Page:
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Japanese Encephalitis (JE)

Vaccines to Prevent Japanese Encephalitis

Vaccine Basics

For Children and Adolescents

JE-VAX, the only Japanese Encephalitis (JE) vaccine licensed for use in children in the United States, is no longer available. JE-VAX is no longer being produced and all remaining doses expired in May 2011. 

Other JE vaccines are manufactured and available for pediatric use in Asia but are not licensed in the United States. Despite ongoing studies, it will likely be several years before a JE vaccine is licensed in the United States for use in children.

For more information, visit the CDC website to read “Update on Japanese Encephalitis (JE) Vaccine for U.S. Children.”



For Adults

Ixiaro is given only to people 17 years of age and older. 

  • The vaccine is given as a two-dose series, with the doses spaced 28 days apart.
  • The last dose should be given at least one week before travel.
  • If you can’t complete this series before you travel, ask your provider about alternatives.
  • The need for and timing of booster doses is not known at this time.
  • Ixiaro vaccine may be given at the same time as other vaccines.
Learn About JE

What is Japanese Encephalitis (JE)?

Japanese encephalitis (JE) is a serious infection caused by a virus. It occurs mainly in rural parts of Asia.

JE virus spreads through the bite of infected mosquitoes. It cannot spread directly from person to person. The risk of JE is very low for most travelers, but it is higher for people living or traveling for long periods in areas where the disease is common.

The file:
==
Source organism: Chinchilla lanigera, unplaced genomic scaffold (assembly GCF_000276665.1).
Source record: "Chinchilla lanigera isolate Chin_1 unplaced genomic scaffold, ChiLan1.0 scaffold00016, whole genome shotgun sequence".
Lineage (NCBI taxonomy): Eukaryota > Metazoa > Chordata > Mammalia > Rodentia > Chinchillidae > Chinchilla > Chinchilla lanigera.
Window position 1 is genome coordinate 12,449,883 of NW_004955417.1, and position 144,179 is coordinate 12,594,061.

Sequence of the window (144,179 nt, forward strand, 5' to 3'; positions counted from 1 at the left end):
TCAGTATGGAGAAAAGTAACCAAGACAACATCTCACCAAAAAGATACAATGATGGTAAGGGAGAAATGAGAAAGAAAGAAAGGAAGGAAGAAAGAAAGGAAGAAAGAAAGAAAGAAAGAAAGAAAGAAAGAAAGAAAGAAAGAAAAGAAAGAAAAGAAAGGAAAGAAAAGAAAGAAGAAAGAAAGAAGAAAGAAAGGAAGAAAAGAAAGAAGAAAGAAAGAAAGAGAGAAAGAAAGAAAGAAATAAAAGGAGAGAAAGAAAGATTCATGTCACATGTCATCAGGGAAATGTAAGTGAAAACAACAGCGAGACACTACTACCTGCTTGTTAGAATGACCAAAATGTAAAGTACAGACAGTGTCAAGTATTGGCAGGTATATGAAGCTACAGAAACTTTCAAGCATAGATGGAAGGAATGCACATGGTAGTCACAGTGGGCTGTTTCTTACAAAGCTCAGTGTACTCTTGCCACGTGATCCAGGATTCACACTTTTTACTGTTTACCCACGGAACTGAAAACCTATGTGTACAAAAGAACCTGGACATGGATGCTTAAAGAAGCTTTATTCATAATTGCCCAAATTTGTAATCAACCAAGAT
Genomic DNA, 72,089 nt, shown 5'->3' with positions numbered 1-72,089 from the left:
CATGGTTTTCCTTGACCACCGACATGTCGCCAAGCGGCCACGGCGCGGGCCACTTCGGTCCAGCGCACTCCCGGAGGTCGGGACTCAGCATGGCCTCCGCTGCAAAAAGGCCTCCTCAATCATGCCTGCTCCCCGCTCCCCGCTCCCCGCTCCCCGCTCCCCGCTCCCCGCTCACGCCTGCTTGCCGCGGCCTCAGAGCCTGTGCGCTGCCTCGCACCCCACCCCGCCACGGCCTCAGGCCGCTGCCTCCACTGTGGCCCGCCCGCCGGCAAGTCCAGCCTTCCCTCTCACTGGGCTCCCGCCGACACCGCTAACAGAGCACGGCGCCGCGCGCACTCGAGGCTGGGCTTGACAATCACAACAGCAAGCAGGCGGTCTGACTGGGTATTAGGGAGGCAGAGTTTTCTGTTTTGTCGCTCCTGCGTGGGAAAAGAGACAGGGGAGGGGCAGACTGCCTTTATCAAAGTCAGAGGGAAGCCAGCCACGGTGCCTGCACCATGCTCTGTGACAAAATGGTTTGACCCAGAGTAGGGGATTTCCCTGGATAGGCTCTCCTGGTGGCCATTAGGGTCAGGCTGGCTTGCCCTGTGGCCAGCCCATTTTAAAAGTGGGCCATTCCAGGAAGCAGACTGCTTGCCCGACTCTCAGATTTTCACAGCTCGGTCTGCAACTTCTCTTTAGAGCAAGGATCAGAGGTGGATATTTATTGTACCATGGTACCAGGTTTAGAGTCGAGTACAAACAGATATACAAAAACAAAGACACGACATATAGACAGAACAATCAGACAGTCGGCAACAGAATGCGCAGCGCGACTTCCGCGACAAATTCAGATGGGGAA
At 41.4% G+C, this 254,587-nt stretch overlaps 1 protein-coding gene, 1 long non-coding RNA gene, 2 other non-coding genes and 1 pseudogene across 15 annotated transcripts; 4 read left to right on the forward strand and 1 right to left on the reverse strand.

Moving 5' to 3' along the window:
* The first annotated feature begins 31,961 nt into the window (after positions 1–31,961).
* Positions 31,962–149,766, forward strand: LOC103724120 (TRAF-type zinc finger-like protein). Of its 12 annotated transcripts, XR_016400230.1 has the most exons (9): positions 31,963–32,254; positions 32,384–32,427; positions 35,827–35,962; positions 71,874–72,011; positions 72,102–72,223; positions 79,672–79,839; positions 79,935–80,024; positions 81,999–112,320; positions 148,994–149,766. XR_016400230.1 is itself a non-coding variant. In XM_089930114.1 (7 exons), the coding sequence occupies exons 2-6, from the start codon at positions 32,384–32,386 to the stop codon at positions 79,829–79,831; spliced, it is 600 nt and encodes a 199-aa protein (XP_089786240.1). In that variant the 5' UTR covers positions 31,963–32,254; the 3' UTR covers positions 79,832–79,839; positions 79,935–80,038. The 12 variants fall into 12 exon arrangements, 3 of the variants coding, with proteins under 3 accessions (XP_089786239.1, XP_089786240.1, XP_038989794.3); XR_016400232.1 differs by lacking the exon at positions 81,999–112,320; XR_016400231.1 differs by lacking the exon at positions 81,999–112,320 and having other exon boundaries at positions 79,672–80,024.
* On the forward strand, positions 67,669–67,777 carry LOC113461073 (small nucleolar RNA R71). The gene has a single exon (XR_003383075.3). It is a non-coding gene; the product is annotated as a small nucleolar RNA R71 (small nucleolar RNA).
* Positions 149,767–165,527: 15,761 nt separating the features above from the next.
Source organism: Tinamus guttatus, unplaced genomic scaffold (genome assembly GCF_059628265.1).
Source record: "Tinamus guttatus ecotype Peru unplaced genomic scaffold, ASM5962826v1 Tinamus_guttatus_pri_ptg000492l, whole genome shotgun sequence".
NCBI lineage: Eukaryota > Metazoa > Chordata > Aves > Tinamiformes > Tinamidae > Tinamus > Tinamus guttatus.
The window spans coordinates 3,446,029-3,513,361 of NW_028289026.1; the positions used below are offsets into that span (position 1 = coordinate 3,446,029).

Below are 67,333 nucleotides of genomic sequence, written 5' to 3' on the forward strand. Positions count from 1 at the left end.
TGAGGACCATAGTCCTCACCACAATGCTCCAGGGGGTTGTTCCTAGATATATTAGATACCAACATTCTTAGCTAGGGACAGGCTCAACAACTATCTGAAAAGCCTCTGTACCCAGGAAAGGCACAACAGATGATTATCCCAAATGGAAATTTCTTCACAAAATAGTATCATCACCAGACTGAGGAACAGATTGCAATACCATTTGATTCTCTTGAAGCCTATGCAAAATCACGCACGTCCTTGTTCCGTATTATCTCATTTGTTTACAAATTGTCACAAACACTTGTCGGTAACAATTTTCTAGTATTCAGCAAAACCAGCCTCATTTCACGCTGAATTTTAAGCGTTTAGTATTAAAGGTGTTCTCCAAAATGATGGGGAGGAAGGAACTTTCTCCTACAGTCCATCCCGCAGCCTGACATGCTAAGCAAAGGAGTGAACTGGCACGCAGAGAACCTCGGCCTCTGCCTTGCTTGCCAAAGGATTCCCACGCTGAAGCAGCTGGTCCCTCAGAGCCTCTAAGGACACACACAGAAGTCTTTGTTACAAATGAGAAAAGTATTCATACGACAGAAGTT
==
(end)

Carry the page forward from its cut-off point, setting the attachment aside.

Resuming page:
Most people infected with JE virus don’t have any symptoms at all. For others, JE virus infection can cause illness ranging from fever and headache to severe encephalitis (brain infection).

Symptoms of encephalitis are fever, neck stiffness, seizures, changes in consciousness, or coma.

About one person in four with encephalitis dies. Of those who don’t die, up to half may suffer permanent brain damage. There is some evidence that an infection in a pregnant woman can harm her unborn baby.

Who gets Japanese Encephalitis (JE)?

Residents of rural areas in endemic locations, active duty military deployed to endemic areas, and visitors to these rural areas are at higher risk for Japanese Encephalitis (JE). Japanese encephalitis does not usually occur in urban areas.

Travelers to parts of Asia are at higher risk for JE, and should ask their providers about vaccination before traveling.

Take Action

Ready to get vaccinated?


Learn more about the vaccine recommendations for you.


Read more about the Japanese Encephalitis vaccine:

Going to get vaccinated:


  • Japanese Encephalitis (JE) is more common in some countries than others. Find out if you should be vaccinated before you travel abroad.